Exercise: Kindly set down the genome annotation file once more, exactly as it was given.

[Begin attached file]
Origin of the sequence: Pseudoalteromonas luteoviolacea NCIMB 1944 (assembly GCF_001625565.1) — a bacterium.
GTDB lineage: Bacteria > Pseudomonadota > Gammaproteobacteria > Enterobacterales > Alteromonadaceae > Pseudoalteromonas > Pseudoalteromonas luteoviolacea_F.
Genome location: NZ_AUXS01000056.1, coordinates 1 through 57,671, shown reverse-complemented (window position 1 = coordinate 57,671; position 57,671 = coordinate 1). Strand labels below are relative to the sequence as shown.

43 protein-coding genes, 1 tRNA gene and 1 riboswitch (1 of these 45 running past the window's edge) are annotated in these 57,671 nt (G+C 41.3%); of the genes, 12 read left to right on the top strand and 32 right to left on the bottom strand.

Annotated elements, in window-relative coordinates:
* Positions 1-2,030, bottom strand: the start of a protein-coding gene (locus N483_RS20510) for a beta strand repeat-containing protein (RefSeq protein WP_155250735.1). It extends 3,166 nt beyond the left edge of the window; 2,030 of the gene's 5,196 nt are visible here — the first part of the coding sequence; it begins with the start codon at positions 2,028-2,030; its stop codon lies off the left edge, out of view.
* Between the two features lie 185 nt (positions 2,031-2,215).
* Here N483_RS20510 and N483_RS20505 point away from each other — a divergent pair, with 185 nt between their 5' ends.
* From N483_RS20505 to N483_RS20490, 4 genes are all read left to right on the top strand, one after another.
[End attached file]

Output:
Origin of the sequence: Pseudoalteromonas luteoviolacea NCIMB 1944 (assembly GCF_001625565.1) — a bacterium.
GTDB lineage: Bacteria > Pseudomonadota > Gammaproteobacteria > Enterobacterales > Alteromonadaceae > Pseudoalteromonas > Pseudoalteromonas luteoviolacea_F.
Genome location: NZ_AUXS01000056.1, coordinates 1 through 57,671, shown reverse-complemented (window position 1 = coordinate 57,671; position 57,671 = coordinate 1). Strand labels below are relative to the sequence as shown.

43 protein-coding genes, 1 tRNA gene and 1 riboswitch (1 of these 45 running past the window's edge) are annotated in these 57,671 nt (G+C 41.3%); of the genes, 12 read left to right on the top strand and 32 right to left on the bottom strand.

Annotated elements, in window-relative coordinates:
* Positions 1-2,030, bottom strand: the start of a protein-coding gene (locus N483_RS20510) for a beta strand repeat-containing protein (RefSeq protein WP_155250735.1). It extends 3,166 nt beyond the left edge of the window; 2,030 of the gene's 5,196 nt are visible here — the first part of the coding sequence; it begins with the start codon at positions 2,028-2,030; its stop codon lies off the left edge, out of view.
* Between the two features lie 185 nt (positions 2,031-2,215).
* Here N483_RS20510 and N483_RS20505 point away from each other — a divergent pair, with 185 nt between their 5' ends.
* From N483_RS20505 to N483_RS20490, 4 genes are all read left to right on the top strand, one after another.